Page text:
Once upon a time, steel mills lined the river banks and clouds of soot filled the air throughout Western Pennsylvania. Very few are in existence today. Shopping malls, industrial parks, and decaying remnants are what remain in towns once dominated by the industry. One of these dilapidated structures, the Carrie Furnace, located along the Monongahela River in Rankin/Swissvale has sat abandoned, since 1979. The Carrie Furnace was founded in 1884 and was acquired by Andrew Carnegie in 1898 to supply iron to his Homestead works across the river. At the Carrie Furnace, coke, limestone, and iron ore were put into one of the seven blast furnaces and cooked at 2,800 degrees. It was then transported across the Rankin Hot Metal Bridge to Homestead via torpedo cars, where the pig iron was made into steel. Ninety-two feet tall Furnaces #6 and #7, which were built in 1907 by U.S. Steel are all that remain of the site today. Years of neglect left the structures to rust and decay. In 2006, the site was designated a National Historic Landmark and the Rivers of Steel National Heritage Area opened the 38 acre site to tourists. The Carrie Furnace is constantly being restored by volunteers in order to preserve history. The site has also attracted filmmakers and photographers, as several movies and music videos have been filmed here over the years.
|Torpedo car used to transport iron to Homestead|
To capture Pittsburgh's past, Rivers of Steel offers tours of the Carrie Furnace on Saturdays (10 AM) April 27 through October, and Fridays (10 AM) June through August. On the roughly two-hour guided tour, visitors walk through the cast house, furnaces, and ore yards where thousands of Pittsburghers' worked 24 hours/day, 365 days/year to create 1,000 to 1,250 tons of pig iron per day. Tour guides provide a historical perspective of the site, the iron making process, the different jobs an employee held, and describe the working conditions of a mill worker at the Carrie Furnace. One of the highlights is seeing the Carrie Deer that was erected in 1997. The Carrie Deer is a 40' tall structure created by a group of artists that snuck into the Carrie Furnace and spent a year constructing using materials extracted from the site. This is the only mill of its kind that one can tour. It is a great way for people to learn about Pittsburgh's steel heritage. Rivers of Steel envisions this historical site as the focal point for development in the future.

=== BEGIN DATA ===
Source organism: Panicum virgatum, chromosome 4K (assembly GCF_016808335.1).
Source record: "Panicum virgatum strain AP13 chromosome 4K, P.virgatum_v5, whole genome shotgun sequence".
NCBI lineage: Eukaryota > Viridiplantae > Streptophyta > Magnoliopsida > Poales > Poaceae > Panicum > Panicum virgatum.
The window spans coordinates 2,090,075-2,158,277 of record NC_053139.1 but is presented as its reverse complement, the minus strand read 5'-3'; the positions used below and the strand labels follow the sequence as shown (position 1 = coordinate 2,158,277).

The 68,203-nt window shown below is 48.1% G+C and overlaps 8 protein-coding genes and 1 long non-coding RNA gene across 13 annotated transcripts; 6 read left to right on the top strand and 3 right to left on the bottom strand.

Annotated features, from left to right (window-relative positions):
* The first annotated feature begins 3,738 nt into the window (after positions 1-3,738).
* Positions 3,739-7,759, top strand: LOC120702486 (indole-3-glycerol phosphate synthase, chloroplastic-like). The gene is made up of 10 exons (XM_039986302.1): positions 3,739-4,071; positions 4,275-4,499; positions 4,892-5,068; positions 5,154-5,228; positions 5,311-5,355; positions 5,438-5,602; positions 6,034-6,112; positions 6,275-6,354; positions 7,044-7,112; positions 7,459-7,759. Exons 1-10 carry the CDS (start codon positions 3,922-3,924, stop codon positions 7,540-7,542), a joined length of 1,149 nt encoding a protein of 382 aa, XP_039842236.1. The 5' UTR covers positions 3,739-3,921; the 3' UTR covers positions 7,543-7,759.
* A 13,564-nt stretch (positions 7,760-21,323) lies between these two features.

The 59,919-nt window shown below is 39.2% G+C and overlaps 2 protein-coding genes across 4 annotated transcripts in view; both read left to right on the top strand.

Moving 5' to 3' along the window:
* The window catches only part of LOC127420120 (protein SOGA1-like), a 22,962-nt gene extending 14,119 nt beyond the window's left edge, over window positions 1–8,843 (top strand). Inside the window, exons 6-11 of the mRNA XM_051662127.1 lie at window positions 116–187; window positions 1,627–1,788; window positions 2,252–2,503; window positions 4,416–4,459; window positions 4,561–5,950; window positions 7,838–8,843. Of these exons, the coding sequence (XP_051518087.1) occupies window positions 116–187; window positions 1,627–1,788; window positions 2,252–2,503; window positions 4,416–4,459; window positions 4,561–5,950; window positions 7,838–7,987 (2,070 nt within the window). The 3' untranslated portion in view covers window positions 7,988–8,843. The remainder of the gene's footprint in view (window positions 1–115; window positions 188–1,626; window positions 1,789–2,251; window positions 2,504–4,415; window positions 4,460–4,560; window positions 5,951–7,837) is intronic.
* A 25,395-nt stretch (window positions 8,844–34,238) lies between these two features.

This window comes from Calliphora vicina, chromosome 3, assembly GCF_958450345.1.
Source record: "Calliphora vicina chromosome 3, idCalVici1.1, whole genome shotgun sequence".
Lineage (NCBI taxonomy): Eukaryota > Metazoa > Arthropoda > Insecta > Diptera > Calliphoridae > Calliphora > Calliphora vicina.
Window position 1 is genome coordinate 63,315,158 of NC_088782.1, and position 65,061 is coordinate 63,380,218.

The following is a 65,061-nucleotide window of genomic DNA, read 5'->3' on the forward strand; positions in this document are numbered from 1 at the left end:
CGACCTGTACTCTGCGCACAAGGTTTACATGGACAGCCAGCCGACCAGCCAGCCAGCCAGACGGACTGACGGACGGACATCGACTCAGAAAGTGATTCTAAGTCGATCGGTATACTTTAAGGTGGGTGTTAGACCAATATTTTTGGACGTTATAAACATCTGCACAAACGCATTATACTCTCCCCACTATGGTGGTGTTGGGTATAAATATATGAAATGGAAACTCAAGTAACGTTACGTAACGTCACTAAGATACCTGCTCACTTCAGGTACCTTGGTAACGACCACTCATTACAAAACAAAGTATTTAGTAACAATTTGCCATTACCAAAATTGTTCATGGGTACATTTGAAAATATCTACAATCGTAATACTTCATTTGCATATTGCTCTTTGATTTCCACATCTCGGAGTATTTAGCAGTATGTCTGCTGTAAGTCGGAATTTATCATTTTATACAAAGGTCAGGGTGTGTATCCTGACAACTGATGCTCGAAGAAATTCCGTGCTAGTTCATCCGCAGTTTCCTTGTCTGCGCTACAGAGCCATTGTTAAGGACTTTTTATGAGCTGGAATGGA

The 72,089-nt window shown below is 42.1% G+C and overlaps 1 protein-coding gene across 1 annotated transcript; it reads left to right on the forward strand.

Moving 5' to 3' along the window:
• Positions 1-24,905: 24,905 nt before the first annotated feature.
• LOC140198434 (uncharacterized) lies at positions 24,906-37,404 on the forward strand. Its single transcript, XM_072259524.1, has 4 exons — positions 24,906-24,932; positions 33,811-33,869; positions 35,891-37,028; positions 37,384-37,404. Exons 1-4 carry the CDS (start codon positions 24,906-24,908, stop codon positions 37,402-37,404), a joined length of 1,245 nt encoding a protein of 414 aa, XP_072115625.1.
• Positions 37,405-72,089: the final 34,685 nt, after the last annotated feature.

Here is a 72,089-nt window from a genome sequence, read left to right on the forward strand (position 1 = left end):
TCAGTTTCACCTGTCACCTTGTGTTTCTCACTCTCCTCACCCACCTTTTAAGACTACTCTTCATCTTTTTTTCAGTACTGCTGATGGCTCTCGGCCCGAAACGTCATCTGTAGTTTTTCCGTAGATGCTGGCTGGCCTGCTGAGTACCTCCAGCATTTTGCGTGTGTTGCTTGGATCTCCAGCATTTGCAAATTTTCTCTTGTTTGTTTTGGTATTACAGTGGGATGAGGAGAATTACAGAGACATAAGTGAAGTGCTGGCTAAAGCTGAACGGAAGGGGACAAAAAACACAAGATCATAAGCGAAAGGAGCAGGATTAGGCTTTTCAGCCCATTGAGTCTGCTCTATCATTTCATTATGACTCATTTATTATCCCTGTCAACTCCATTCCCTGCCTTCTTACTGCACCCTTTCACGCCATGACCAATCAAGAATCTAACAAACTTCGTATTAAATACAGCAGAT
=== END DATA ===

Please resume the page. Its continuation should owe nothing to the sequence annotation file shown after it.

Years of driving across the Rankin Bridge to get to my grandparents' house I always looked off into the distance at the ruins of the former mill. When I read that a restoration project was underway and tours were going to be offered I made sure to sign up. On a recent Saturday morning, I took the tour and was fascinated with the preservation effort and scenery. The tour was very interesting and the tour guide was very knowledgeable. I highly recommend this to anyone interested in history and Pittsburgh. This is a one-of-a-kind experience that is a must-see. I hope they get the necessary funding to continue to develop the site for everyone to enjoy.
Reservations for tours can be made at www.riversofsteel.com.